Understanding the New-Keynesian Model when Monetary Policy Switches Regimes
This paper studies a New-Keynesian model in which monetary policy may switch between regimes. We derive sufficient conditions for indeterminacy that are easy to implement and we show that the necessary and sufficient condition for determinacy, provided by Davig and Leeper, is necessary but not sufficient. More importantly, we use a two-regime model to show that indeterminacy in a passive regime may spill over to an active regime, no matter how active the latter regime is. As a result, a passive monetary policy is more damaging than has been previously thought. Our results imply that the propagation of shocks in an active regime, such as that of the Federal Reserve in the post-1982 period, may be substantially affected by the possibility of a return to a passive regime of the kind that was followed in the 1960s and 1970s.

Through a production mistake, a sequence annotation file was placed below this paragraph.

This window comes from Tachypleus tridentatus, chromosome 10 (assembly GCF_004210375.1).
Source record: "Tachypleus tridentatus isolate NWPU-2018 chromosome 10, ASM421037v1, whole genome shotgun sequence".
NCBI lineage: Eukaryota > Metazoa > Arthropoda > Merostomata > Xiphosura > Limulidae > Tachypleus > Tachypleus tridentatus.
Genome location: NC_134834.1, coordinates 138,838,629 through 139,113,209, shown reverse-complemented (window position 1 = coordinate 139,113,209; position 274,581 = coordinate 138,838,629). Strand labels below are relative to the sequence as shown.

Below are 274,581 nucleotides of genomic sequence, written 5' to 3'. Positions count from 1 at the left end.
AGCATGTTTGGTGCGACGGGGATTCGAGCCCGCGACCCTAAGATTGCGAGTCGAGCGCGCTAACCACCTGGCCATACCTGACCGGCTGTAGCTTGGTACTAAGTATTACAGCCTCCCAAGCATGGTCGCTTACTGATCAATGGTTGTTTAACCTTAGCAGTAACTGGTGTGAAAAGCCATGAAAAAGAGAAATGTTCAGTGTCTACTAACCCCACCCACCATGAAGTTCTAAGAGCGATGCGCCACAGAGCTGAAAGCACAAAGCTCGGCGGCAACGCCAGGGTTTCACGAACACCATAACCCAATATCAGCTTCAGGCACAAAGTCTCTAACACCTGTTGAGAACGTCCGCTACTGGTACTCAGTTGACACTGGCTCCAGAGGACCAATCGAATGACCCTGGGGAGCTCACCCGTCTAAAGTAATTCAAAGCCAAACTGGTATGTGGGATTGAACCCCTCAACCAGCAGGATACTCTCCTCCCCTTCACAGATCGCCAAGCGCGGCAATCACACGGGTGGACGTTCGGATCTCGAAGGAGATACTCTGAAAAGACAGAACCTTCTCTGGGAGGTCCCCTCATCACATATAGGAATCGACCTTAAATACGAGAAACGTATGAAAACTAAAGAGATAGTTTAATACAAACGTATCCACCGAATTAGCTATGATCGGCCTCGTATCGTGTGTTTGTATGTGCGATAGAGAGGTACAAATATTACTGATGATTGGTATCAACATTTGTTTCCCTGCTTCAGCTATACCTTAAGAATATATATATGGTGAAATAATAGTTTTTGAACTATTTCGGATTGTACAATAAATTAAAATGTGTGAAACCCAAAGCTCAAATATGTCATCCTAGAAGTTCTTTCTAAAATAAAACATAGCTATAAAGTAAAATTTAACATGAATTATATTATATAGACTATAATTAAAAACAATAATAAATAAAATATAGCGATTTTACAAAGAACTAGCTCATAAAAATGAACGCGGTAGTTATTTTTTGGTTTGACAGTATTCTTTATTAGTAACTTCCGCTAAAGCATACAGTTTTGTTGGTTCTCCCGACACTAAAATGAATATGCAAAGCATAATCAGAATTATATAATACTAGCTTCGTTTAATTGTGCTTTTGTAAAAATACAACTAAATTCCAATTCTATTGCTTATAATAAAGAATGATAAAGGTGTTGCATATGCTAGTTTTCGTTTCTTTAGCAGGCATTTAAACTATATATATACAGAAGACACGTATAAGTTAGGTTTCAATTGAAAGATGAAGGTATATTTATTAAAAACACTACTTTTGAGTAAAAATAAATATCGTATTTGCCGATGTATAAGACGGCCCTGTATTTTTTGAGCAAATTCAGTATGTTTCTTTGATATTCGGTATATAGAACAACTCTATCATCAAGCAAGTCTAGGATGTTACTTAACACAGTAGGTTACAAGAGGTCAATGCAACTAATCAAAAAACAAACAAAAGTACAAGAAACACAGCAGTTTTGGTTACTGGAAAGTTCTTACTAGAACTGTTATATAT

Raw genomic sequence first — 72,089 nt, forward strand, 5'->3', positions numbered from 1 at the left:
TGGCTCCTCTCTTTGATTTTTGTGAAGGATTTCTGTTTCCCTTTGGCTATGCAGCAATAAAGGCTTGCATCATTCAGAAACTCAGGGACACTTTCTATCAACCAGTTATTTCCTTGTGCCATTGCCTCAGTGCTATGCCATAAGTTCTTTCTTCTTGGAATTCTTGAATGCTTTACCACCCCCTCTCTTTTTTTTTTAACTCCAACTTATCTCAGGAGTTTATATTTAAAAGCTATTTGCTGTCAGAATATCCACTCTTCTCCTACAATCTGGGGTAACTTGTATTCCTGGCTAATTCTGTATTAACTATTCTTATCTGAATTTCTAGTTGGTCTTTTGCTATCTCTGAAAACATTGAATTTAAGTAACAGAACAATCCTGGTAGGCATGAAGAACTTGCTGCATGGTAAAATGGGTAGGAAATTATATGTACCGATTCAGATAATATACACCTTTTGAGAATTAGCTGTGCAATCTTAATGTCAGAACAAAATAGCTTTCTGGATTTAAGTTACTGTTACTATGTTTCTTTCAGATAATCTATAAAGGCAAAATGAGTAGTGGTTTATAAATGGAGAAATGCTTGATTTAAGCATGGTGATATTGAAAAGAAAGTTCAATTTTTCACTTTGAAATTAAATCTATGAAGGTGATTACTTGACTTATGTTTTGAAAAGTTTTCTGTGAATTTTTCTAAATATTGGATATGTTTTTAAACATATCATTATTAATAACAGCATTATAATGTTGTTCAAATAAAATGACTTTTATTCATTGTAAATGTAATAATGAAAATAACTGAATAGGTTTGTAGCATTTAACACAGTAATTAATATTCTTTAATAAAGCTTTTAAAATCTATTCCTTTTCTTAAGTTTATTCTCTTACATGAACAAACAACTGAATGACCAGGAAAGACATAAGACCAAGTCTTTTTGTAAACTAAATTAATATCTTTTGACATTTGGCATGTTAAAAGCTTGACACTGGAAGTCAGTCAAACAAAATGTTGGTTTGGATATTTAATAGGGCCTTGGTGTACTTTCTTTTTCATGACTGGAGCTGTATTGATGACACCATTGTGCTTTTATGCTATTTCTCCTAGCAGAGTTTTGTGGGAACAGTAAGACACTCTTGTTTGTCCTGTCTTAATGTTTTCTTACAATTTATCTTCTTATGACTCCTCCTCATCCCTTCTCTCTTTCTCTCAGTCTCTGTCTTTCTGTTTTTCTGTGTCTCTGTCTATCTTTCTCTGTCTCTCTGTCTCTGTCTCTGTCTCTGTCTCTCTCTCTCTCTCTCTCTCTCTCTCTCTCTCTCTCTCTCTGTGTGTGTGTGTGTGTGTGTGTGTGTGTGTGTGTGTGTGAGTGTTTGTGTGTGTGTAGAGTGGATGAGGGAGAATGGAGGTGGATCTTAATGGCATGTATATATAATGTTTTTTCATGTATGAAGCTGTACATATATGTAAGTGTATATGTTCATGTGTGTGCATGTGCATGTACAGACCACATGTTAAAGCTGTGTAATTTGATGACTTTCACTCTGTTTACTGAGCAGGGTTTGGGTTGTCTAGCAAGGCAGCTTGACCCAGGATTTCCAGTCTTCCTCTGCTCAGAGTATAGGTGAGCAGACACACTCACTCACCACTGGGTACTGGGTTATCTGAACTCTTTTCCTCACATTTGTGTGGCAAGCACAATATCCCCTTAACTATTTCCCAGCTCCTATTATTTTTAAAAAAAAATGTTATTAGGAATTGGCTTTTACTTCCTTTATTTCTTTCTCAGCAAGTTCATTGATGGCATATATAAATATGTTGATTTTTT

We thank Zheng Liu and Richard Rogerson for helpful discussions. The views expressed herein do not necessarily reflect those of the Federal Reserve Bank of Atlanta nor those of the Federal Reserve System. Farmer acknowledges the support of NSF grant SBR 0418174. The views expressed herein are those of the author(s) and do not necessarily reflect the views of the National Bureau of Economic Research.